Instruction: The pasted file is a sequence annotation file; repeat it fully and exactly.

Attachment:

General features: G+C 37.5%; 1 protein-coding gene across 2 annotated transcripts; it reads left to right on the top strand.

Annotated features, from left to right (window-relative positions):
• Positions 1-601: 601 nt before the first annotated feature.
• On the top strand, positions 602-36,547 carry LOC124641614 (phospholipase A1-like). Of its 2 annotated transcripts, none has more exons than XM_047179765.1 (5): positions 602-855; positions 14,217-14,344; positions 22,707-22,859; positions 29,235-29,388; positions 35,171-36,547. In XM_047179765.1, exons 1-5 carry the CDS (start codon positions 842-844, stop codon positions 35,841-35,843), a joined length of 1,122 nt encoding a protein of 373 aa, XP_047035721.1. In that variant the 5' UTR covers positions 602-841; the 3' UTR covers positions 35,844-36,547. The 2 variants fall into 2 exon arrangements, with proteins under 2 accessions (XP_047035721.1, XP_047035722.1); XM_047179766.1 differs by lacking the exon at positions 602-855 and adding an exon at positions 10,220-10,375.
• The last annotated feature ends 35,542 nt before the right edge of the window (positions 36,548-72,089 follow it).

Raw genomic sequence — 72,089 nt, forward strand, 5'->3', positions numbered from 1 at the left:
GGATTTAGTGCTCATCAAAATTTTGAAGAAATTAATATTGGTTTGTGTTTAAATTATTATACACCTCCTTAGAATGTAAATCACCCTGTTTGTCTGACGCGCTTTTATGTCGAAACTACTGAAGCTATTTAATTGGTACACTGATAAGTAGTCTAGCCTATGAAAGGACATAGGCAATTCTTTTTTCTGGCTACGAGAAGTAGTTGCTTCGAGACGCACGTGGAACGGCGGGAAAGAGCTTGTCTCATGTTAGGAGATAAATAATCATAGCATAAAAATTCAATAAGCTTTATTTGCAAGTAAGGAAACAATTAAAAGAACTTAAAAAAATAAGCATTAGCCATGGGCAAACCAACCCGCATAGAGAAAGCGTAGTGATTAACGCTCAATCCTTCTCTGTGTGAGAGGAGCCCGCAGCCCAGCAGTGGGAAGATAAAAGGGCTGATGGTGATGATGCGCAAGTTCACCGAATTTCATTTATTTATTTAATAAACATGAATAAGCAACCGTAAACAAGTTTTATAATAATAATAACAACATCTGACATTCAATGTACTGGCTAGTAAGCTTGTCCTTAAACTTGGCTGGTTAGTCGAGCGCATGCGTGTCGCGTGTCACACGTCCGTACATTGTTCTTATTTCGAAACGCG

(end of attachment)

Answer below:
General features: G+C 37.5%; 1 protein-coding gene across 2 annotated transcripts; it reads left to right on the top strand.

Annotated features, from left to right (window-relative positions):
• Positions 1-601: 601 nt before the first annotated feature.
• On the top strand, positions 602-36,547 carry LOC124641614 (phospholipase A1-like). Of its 2 annotated transcripts, none has more exons than XM_047179765.1 (5): positions 602-855; positions 14,217-14,344; positions 22,707-22,859; positions 29,235-29,388; positions 35,171-36,547. In XM_047179765.1, exons 1-5 carry the CDS (start codon positions 842-844, stop codon positions 35,841-35,843), a joined length of 1,122 nt encoding a protein of 373 aa, XP_047035721.1. In that variant the 5' UTR covers positions 602-841; the 3' UTR covers positions 35,844-36,547. The 2 variants fall into 2 exon arrangements, with proteins under 2 accessions (XP_047035721.1, XP_047035722.1); XM_047179766.1 differs by lacking the exon at positions 602-855 and adding an exon at positions 10,220-10,375.
• The last annotated feature ends 35,542 nt before the right edge of the window (positions 36,548-72,089 follow it).

Raw genomic sequence — 72,089 nt, forward strand, 5'->3', positions numbered from 1 at the left:
GGATTTAGTGCTCATCAAAATTTTGAAGAAATTAATATTGGTTTGTGTTTAAATTATTATACACCTCCTTAGAATGTAAATCACCCTGTTTGTCTGACGCGCTTTTATGTCGAAACTACTGAAGCTATTTAATTGGTACACTGATAAGTAGTCTAGCCTATGAAAGGACATAGGCAATTCTTTTTTCTGGCTACGAGAAGTAGTTGCTTCGAGACGCACGTGGAACGGCGGGAAAGAGCTTGTCTCATGTTAGGAGATAAATAATCATAGCATAAAAATTCAATAAGCTTTATTTGCAAGTAAGGAAACAATTAAAAGAACTTAAAAAAATAAGCATTAGCCATGGGCAAACCAACCCGCATAGAGAAAGCGTAGTGATTAACGCTCAATCCTTCTCTGTGTGAGAGGAGCCCGCAGCCCAGCAGTGGGAAGATAAAAGGGCTGATGGTGATGATGCGCAAGTTCACCGAATTTCATTTATTTATTTAATAAACATGAATAAGCAACCGTAAACAAGTTTTATAATAATAATAACAACATCTGACATTCAATGTACTGGCTAGTAAGCTTGTCCTTAAACTTGGCTGGTTAGTCGAGCGCATGCGTGTCGCGTGTCACACGTCCGTACATTGTTCTTATTTCGAAACGCG